Craving a little sweetness is not unfamiliar to any of us and for those of you who were fortunate enough to grab a seat at last weekend’s Outdoor Show seminar with Chef Manu, Cooking with Herbs, we promised we’d share his recipes for Moelleux au Chocolat and Pot de Crème a la Lavande. From a decadent, gooey, melting in the middle chocolate pudding to a creamy, mouth-watering custard infused with lavender, these two treats are sure to thrill anyone with a sweet tooth.

Cuisine de Jardin with Chef Manu - “Moelleux au Chocolat”


  • 4.5 oz. chocolate (ideally about 70% cocoa solids)
  • 3.5 oz. unsalted butter
  • 4.5 oz. sugar icing
  • 1/2 c. flour
  • 3 eggs
  • 2 eggs yolk
  • 3 thyme branches


  1. Preheat oven to 360 degrees.
  2. Melt the chocolate, thyme and butter in a double boiler.
  3. Mix together the sugar icing and flour in a separate bowl.
  4. Next add the eggs and mix well.
  5. Butter two ramekin dishes.
  6. Once chocolate and butter are melted, pour the mixture into the bowl with flour, sugar icing and eggs and mix completely.
  7. Pour mixture into the ramekins to about ¾ full.
  8. Cook for approximately 7 minutes.
  9. Set a fine sieve over a large wide jug or bowl and pour the hot mixture through to strain, encouraging any stray vanilla seeds through.
  10. Using a big spoon, scoop off all the pale foam that is sitting on the top of the liquid (there will be several spoonfuls) and discard. Give the mixture a stir.
  11. Pour in enough hot water (from the tap is fine) into the roasting tin to come about 1.5cm up the sides of the ramekins.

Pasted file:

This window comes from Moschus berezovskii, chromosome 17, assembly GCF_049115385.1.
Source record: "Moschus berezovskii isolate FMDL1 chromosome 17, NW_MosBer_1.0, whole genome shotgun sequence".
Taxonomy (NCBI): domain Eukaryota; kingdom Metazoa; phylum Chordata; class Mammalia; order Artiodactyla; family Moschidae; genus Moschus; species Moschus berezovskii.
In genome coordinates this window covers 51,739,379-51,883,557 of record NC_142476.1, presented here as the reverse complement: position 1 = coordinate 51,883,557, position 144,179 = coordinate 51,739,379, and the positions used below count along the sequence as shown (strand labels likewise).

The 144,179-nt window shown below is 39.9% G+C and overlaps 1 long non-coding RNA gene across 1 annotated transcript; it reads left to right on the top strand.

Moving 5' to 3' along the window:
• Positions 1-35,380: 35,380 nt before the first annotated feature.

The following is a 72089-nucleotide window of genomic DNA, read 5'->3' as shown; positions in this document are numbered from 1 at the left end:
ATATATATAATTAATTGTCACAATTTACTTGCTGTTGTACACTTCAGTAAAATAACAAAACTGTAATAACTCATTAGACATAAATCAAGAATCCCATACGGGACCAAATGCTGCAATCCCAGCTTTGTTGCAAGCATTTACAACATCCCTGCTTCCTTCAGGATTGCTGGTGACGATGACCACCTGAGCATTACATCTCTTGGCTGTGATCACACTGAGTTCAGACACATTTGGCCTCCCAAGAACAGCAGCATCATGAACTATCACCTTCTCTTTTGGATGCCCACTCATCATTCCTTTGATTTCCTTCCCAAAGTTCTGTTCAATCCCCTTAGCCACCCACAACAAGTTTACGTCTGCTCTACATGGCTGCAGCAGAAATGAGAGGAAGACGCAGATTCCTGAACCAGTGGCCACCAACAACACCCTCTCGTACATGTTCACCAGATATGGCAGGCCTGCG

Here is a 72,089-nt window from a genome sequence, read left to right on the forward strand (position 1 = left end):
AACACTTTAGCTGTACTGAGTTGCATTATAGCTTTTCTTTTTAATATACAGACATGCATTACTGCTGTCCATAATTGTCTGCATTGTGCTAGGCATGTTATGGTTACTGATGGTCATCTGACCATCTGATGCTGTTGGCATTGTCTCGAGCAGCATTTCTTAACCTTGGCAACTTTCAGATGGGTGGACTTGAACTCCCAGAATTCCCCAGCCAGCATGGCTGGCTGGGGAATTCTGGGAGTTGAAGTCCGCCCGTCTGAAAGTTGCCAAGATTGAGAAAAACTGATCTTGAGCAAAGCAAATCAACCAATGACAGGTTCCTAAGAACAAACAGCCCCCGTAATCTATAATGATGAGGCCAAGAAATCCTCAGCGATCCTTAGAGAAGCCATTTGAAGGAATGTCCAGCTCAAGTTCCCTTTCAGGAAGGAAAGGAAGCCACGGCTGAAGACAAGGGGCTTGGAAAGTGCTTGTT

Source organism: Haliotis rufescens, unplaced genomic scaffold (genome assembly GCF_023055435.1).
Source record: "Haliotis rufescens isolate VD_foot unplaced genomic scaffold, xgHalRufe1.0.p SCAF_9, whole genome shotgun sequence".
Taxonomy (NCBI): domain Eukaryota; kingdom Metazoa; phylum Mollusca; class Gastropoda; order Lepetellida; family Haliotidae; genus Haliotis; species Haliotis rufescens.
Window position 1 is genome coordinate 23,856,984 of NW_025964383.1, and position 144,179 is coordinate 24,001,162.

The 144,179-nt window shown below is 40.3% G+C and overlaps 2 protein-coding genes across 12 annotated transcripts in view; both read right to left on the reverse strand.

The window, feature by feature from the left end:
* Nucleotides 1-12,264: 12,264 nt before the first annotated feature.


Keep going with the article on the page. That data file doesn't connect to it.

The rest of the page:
12. Pour the hot cream into the ramekins to the top (it’s easier to spoon in the last little bit).

Cuisine de Jardin with Chef Manu - "Pot de Crème a la Lavande"


  • 1 carton of heavy cream (500 ml)
  • 1 vanilla pod
  • 5 large egg yolk
  • 1/2 c. sugar
  • 2 lavender branches


  1. Preheat the oven to fan 230 degrees.
  2. Place four, 175ml ramekins in a deep roasting tin at least 7.5cm deep (or a large deep cake tin), one that will enable a baking tray to sit well above the ramekins when laid across the top of the tin.
  3. Pour the cream into a medium pan. Lay the vanilla pod on a board and slice lengthways through the middle with a sharp knife to split it in two.
  4. Use the tip of the knife to scrape out all the tiny seeds into the cream mixture. Drop the vanilla pod in and set aside. Add the lavender to the pan.
  5. Put the egg yolks and sugar in a mixing bowl and whisk for 1 minute with an electric hand mixer until paler in color and a bit fluffy.
  6. Put the pan with the cream on medium heat and bring almost to the boil. As soon as you see bubbles appear at the edges, remove the pan from heat.
  7. Pour the hot cream into the beaten egg yolks, stirring with a wire whisk as you do so, and scraping out the seeds from the pan.
  8. Set a fine sieve over a large wide jug or bowl and pour the hot mixture through to strain, encouraging any stray vanilla seeds through.
  9. Using a big spoon, scoop off all the pale foam that is sitting on the top of the liquid (there will be several spoonfuls) and discard. Give the mixture a stir.
  10. Pour in enough hot water (from the tap is fine) into the roasting tin to come about 1.5cm up the sides of the ramekins.
  11. Pour the hot cream into the ramekins to the top (it’s easier to spoon in the last little bit).